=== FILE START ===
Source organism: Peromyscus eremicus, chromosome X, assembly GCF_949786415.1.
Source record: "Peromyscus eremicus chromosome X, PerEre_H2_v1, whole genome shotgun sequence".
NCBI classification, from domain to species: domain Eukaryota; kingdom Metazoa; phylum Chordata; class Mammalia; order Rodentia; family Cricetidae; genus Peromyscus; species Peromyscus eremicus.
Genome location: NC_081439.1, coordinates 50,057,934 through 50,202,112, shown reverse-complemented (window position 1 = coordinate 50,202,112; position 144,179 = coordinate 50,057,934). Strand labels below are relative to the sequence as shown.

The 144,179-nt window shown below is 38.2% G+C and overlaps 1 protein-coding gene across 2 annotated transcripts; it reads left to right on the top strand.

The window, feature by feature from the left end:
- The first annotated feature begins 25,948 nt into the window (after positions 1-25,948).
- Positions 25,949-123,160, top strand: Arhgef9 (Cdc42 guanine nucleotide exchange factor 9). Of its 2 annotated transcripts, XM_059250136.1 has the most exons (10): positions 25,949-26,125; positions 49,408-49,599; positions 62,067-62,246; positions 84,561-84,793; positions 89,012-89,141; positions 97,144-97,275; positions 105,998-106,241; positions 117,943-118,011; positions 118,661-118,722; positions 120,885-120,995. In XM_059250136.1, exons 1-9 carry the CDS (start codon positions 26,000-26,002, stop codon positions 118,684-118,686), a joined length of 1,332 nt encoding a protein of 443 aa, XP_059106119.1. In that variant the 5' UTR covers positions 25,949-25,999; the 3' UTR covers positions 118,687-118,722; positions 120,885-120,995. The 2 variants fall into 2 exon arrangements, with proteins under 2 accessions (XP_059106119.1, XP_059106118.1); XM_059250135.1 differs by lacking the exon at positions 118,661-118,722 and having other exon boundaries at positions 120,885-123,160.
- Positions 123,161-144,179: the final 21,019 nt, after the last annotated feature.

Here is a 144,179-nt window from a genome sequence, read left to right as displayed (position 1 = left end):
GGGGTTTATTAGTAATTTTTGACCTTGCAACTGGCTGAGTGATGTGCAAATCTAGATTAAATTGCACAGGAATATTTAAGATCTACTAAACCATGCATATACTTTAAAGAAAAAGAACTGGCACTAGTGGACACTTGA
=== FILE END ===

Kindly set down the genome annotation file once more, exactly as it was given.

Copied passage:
Source organism: Peromyscus eremicus, chromosome X, assembly GCF_949786415.1.
Source record: "Peromyscus eremicus chromosome X, PerEre_H2_v1, whole genome shotgun sequence".
NCBI classification, from domain to species: domain Eukaryota; kingdom Metazoa; phylum Chordata; class Mammalia; order Rodentia; family Cricetidae; genus Peromyscus; species Peromyscus eremicus.
Genome location: NC_081439.1, coordinates 50,057,934 through 50,202,112, shown reverse-complemented (window position 1 = coordinate 50,202,112; position 144,179 = coordinate 50,057,934). Strand labels below are relative to the sequence as shown.

The 144,179-nt window shown below is 38.2% G+C and overlaps 1 protein-coding gene across 2 annotated transcripts; it reads left to right on the top strand.

The window, feature by feature from the left end:
- The first annotated feature begins 25,948 nt into the window (after positions 1-25,948).
- Positions 25,949-123,160, top strand: Arhgef9 (Cdc42 guanine nucleotide exchange factor 9). Of its 2 annotated transcripts, XM_059250136.1 has the most exons (10): positions 25,949-26,125; positions 49,408-49,599; positions 62,067-62,246; positions 84,561-84,793; positions 89,012-89,141; positions 97,144-97,275; positions 105,998-106,241; positions 117,943-118,011; positions 118,661-118,722; positions 120,885-120,995. In XM_059250136.1, exons 1-9 carry the CDS (start codon positions 26,000-26,002, stop codon positions 118,684-118,686), a joined length of 1,332 nt encoding a protein of 443 aa, XP_059106119.1. In that variant the 5' UTR covers positions 25,949-25,999; the 3' UTR covers positions 118,687-118,722; positions 120,885-120,995. The 2 variants fall into 2 exon arrangements, with proteins under 2 accessions (XP_059106119.1, XP_059106118.1); XM_059250135.1 differs by lacking the exon at positions 118,661-118,722 and having other exon boundaries at positions 120,885-123,160.
- Positions 123,161-144,179: the final 21,019 nt, after the last annotated feature.

Here is a 144,179-nt window from a genome sequence, read left to right as displayed (position 1 = left end):
GGGGTTTATTAGTAATTTTTGACCTTGCAACTGGCTGAGTGATGTGCAAATCTAGATTAAATTGCACAGGAATATTTAAGATCTACTAAACCATGCATATACTTTAAAGAAAAAGAACTGGCACTAGTGGACACTTGA